English Historical Documents: 1783-1832

@inproceedings{Douglas1959EnglishHD,
  title={English Historical Documents: 1783-1832},
  author={D. Douglas and A. Aspinall and D. Litt and E. A. Smith},
  year={1959}
}
Outsmarting the Gig-Economy Through Collective Bar-Gaining – EU Competition Law as a Barrier?
In August 2016, drivers delivering meals in London after being booked via the platforms ‘Deliveroo’ and ‘UberEATS’ made headlines by challenging working practices in the gig-economy throughExpand
Outsmarting the gig-economy through collective bargaining – EU competition law as a barrier to smart cities?
ABSTRACT In August 2016, drivers delivering meals in London after being booked via the platforms ‘deliveroo’ and ‘UberEATS’ made headlines by challenging working practices in the gig-economy throughExpand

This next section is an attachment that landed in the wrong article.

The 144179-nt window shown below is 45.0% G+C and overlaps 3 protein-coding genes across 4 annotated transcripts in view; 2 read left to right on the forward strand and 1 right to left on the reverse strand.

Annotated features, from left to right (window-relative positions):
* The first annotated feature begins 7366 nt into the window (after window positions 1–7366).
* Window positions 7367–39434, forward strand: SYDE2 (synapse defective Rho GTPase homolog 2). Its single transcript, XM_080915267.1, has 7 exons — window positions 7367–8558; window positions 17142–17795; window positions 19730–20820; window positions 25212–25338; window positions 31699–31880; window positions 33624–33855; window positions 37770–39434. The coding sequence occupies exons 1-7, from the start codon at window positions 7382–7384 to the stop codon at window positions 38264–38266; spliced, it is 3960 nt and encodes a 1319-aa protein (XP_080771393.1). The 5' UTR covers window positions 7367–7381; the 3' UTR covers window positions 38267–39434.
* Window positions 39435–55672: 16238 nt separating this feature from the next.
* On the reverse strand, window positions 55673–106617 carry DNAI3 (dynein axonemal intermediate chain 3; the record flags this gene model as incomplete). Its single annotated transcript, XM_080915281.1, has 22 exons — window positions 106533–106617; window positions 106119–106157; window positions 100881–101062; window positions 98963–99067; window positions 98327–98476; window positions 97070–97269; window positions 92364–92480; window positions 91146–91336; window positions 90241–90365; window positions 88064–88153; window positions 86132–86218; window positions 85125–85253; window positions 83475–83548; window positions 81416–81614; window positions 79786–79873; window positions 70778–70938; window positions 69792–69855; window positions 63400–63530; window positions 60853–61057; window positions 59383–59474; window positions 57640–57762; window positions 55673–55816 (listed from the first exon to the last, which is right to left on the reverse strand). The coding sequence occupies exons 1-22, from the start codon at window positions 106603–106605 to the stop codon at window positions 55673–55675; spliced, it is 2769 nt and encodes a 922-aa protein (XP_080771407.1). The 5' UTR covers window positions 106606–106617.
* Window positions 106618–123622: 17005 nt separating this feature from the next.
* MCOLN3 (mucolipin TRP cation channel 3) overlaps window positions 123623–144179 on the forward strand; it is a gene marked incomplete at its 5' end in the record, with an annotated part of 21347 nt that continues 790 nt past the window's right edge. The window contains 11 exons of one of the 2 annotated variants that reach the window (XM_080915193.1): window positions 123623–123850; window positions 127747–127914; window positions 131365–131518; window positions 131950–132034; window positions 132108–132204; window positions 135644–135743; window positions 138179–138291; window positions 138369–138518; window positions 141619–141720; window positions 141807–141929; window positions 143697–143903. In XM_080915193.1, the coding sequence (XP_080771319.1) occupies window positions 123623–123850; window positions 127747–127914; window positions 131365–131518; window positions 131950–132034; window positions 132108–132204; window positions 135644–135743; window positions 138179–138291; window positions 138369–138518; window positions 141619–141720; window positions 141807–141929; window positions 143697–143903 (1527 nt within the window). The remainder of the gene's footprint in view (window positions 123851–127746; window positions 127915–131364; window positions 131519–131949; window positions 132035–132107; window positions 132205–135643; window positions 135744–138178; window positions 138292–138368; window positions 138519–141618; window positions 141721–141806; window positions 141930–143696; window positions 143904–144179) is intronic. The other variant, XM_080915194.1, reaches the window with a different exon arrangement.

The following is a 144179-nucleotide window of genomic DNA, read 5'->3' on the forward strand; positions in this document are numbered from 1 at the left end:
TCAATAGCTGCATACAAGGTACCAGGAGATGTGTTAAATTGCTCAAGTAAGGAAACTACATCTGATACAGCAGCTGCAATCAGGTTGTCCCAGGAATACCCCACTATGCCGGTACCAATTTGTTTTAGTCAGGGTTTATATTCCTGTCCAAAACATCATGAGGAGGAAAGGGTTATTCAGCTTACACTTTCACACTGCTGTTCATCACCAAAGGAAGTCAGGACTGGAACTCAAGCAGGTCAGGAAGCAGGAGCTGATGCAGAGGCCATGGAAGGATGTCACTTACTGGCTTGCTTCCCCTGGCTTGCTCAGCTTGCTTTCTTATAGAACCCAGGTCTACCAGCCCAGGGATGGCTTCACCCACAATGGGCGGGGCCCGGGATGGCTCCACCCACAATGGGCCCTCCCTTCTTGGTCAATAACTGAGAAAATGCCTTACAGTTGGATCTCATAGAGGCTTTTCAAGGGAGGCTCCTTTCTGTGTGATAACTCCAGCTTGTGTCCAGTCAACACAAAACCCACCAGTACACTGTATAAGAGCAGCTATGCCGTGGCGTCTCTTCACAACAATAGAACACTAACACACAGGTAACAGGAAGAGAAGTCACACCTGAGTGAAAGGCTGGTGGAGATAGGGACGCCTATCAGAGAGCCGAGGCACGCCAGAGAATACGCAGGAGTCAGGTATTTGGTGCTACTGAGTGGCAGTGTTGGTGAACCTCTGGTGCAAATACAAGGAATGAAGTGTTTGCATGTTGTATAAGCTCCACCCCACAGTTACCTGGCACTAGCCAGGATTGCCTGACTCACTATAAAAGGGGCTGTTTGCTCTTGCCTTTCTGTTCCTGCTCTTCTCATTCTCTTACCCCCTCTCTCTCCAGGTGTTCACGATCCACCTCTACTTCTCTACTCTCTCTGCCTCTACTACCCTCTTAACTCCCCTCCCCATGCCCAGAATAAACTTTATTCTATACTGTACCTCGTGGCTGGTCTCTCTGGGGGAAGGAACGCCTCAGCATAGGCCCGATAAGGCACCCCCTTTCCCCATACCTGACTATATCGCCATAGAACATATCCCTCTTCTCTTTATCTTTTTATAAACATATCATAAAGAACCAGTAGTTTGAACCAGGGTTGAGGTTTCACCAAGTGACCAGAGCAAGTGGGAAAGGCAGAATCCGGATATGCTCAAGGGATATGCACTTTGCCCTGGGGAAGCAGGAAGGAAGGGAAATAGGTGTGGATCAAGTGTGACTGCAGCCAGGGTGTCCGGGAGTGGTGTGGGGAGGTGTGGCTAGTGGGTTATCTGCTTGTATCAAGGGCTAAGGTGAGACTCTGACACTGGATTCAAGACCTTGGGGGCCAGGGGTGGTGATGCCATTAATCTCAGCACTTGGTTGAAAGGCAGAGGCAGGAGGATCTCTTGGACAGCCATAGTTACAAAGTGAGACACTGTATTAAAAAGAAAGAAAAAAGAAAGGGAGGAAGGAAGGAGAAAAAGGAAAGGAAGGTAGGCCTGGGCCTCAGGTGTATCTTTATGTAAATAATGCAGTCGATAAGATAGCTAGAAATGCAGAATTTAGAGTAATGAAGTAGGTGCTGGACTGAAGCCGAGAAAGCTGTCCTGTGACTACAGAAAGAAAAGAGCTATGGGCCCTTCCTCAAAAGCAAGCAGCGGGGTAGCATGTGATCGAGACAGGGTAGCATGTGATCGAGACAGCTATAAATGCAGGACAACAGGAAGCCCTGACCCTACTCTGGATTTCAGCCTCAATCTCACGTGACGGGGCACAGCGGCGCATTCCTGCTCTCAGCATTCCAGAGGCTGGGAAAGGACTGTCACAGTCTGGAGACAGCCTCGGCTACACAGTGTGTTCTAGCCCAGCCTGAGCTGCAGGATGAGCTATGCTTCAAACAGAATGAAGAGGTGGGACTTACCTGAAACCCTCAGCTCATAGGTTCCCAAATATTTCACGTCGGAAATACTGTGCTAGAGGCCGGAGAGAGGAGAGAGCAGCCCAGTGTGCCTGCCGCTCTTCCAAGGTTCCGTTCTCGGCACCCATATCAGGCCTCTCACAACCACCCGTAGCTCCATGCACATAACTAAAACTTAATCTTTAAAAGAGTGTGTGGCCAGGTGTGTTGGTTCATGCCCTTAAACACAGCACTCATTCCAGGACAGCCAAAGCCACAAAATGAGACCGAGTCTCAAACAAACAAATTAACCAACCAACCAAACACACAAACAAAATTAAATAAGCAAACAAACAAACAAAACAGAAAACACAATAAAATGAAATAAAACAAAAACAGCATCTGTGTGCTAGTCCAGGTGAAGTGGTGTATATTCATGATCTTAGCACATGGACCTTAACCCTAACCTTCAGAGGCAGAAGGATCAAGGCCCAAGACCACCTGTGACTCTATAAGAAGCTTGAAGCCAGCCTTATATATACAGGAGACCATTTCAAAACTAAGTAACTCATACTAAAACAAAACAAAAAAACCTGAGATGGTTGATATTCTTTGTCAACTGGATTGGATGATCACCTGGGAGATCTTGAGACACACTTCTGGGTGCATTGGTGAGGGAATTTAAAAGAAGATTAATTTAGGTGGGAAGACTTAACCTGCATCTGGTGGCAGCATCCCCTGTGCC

Lord Byron and Scandalous Celebrity
Prologue: proverbially notorious Introduction: the meteor's milieu Part I. Worldlings: 1. Caroline Lamb, more like a beast 2. Stendhal, on his knees 3. Napoleon, that fallen star 4. BloodyExpand
The Golden Era of Liberalism and the Apogee of the Nation-State
After the collapse of the Napoleonic Empire Europe’s leaders endeavored during the first half of the nineteenth century to restore absolute monarchy. A new model of state was on the rise, however, inExpand
An Anglo-Irish Radical in the Late Georgian Metropolis: Peter Finnerty and the Politics of Contempt
This article focuses on the Irish-born metropolitan radical and parliamentary journalist Peter Finnerty, exploring, in particular, the distinctive nature of his political engagement. ChieflyExpand
Encountering the French: A New Approach to National Identity in England in the Eighteenth Century
This thesis examines instances of sustained or regular encounter between British and French nationals in the second half of the eighteenth century and considers the evolution and form of a nationalExpand
Women and Foxite Strategy in the Westminster Election of 1784
Johnson urges Thrale not only to “show herself ” for an extended period of time but also to be an orator. Doing so will end both the “clamours” (public speech) and the “whispers” (private speech)Expand
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